It’s 26 March 2020 and I’ve just received the sort of email you don’t forget in a hurry — the exam that solidifies everything I’ve worked so hard on over the past three years has been cancelled. When will our registration assessment be? Will we have jobs until then? Will we ever qualify?
Fast-forward to more than a year later — 29 April 2021 — and, after having finally taken the exam, a unique cohort in pharmacy history finally gets its results. Time to take our next step. After everything we’ve been through this past year, I am so proud to say I achieved 98% in paper 1 and 94% in paper 2, but it wasn’t easy.
When the exam was cancelled because of the pandemic, any suggestion that it would give us more time to revise was tainted by the uncertainty that lingered. And working in a healthcare system battered by high demands was tiring enough, let alone going home to revise.
Once the General Pharmaceutical Council published its first round of announcements on the ‘provisional pharmacist’ or ‘prov-reg’, things became clearer, and we could start planning. By this time, my tutor unfortunately had to take time off to isolate, but this gave me the opportunity to step up and take more leadership of the pharmacy. As a result, my efforts landed me a job offer at the company I was working for.
Working as a prov-reg didn’t feel like a huge step up. It was more like an extension to preregistration. This just shows how well preregistration students develop from the start to finish of their training year. But not everyone else saw it that way: I heard some describe us as ‘fake pharmacists’ or even ‘unqualified professionals’. Funny that — I bet most of us could recite guidelines, counsel patients on their medication, pick up contraindications and errors, and complete a load of pharmacy services, all in one day. I took no notice.
Work, home, eat, revise, repeat: it was a monotonous way of living, but it put my mind at focus. Just like a professional athlete, I knew my goals and what I needed to do to achieve them.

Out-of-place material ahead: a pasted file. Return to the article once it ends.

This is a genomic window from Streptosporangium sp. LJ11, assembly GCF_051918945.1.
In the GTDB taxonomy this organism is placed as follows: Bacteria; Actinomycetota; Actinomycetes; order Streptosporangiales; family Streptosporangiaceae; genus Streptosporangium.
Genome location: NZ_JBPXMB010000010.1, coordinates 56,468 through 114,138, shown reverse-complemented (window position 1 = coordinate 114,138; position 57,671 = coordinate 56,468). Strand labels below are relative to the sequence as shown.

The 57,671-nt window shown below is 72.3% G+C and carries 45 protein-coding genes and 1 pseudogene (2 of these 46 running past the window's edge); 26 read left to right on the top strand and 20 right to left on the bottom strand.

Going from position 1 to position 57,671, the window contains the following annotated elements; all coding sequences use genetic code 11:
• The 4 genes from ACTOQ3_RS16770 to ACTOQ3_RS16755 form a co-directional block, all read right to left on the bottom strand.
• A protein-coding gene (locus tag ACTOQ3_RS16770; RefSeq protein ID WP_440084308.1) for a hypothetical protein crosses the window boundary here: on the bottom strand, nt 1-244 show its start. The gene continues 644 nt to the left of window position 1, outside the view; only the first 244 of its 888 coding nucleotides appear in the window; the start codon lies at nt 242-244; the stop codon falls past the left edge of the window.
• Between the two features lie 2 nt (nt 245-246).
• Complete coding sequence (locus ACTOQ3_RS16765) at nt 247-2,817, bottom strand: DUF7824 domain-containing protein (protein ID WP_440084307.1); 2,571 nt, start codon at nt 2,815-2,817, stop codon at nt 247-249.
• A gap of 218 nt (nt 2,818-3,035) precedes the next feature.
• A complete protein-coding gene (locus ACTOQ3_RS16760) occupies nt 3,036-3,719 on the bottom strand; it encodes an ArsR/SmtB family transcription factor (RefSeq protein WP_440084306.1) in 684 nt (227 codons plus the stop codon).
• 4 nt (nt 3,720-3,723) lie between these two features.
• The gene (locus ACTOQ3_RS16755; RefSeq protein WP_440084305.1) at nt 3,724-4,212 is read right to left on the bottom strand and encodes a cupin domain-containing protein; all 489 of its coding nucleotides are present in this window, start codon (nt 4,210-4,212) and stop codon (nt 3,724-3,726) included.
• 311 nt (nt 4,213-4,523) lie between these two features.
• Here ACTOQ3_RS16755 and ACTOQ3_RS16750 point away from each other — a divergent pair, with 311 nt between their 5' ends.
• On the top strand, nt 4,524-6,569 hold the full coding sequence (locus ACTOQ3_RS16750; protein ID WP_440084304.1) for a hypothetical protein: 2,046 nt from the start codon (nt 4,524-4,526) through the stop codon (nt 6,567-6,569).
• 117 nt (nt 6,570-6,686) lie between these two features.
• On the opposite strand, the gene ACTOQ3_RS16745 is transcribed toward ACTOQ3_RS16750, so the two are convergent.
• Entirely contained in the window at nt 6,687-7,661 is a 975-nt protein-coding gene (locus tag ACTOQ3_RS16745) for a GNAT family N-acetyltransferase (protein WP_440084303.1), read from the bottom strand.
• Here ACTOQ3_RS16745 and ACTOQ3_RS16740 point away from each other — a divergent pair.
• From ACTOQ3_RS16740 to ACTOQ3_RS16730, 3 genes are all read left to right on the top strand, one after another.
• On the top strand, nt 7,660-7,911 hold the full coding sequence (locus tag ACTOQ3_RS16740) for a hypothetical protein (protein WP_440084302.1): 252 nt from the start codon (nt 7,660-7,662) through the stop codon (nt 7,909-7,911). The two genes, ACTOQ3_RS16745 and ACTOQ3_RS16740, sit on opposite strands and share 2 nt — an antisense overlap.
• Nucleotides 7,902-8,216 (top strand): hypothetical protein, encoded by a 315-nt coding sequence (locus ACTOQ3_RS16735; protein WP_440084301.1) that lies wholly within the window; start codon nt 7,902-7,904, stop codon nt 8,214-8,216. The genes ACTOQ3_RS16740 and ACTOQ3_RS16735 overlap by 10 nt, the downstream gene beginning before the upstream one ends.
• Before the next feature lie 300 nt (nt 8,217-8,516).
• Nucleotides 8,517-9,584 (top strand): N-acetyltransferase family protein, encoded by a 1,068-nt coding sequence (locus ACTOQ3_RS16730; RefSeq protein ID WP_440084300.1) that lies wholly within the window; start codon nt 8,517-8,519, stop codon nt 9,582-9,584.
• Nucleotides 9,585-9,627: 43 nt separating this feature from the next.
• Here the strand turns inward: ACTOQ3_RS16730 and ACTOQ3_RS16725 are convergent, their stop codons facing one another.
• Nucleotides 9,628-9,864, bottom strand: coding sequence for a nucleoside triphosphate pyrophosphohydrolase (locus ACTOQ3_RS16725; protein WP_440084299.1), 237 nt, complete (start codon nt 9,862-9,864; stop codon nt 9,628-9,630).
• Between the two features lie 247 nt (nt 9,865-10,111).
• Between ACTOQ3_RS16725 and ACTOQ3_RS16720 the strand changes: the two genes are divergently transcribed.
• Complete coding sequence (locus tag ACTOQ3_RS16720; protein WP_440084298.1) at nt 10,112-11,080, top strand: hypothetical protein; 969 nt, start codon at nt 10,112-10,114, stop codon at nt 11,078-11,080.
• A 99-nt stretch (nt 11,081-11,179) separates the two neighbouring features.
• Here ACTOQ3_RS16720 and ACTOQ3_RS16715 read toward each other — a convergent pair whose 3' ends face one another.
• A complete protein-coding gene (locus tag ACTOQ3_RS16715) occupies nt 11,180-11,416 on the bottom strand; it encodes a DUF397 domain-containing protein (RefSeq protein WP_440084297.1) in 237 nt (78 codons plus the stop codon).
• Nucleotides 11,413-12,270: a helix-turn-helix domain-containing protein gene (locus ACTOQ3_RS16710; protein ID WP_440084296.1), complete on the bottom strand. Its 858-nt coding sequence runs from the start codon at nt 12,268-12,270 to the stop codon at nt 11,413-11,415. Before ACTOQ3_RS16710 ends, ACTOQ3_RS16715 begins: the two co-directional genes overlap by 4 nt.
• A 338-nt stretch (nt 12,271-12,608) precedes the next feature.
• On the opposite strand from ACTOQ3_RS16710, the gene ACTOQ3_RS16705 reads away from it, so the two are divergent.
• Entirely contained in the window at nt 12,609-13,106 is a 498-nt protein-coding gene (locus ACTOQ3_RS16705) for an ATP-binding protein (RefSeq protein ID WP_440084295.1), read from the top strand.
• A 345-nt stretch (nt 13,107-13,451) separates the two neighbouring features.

Perhaps we won’t be the last pharmacists to register during strange times, so here’s my advice to the next cohort:
1. Make a revision plan
Create a revision plan for the coming days and months. Tackle the weighted chapters first. Tell yourself you want ‘X’ done by today or ‘Y’ done within a month. Set realistic targets.
2. Revise at work
Not like that — I mean look beyond each prescription when you’re at work. Look at the prescription and ask yourself what the condition may be. Why has this regimen been chosen? Is there anything wrong with the prescription? Turn work into a revision tool.
3. Keep practising calculations
Don’t neglect them. Aim to complete five to ten per day, then pick these numbers up when you get closer to the exam.
4. Take mock exam questions
There are many sources out there for mock exam questions, whether your preregistration supplier offers them, or whether you get them from the Royal Pharmaceutical Society, Pharmacists’ Defence Association or ONtrack. Build up a bank of questions and don’t be disheartened if you get a lot wrong. Create a folder for those worth remembering.
5. Expand your over-the-counter knowledge
I recommend the book Community Pharmacy: Symptoms, Diagnosis and Treatment by Paul Rutter, who offers a good background to most important conditions — the book details age limits, causes, warnings and contraindications. And reading the back of product packaging goes a long way too.
6. Carry a notebook
Don’t forget your competencies and your evidence for them. Get a small notebook (which comes in handy when you come across unfamiliar drugs too), and write them up as soon as you can.
7. Read your Medicines, Ethics and Practice
This Royal Pharmaceutical Society resource is your reference for all legislation and laws. Read every page — even the appendices at the back make great potential exam questions.
8. Seize every opportunity
While you’re at work, try showcasing everything you’ve learned. I find a good way to revise is by teaching someone else, whether that’s a patient, colleague or peer.
9. Stick to your schedule
It doesn’t matter what others are doing around you. Take advice, but stick up for yourself if you know something is not going right.
10. Believe in yourself and take care of yourself
It’s clichéd, but have faith. Strive to find a work−revision balance. Oh, and don’t forget the things you enjoy too — you can end up forgetting what your hobbies were by the time you finish your exam!
The preregistration year is what you make it. If you really want it, it is yours.
Prabhjot Singh Bhurjee, relief pharmacist, Boots, Central Birmingham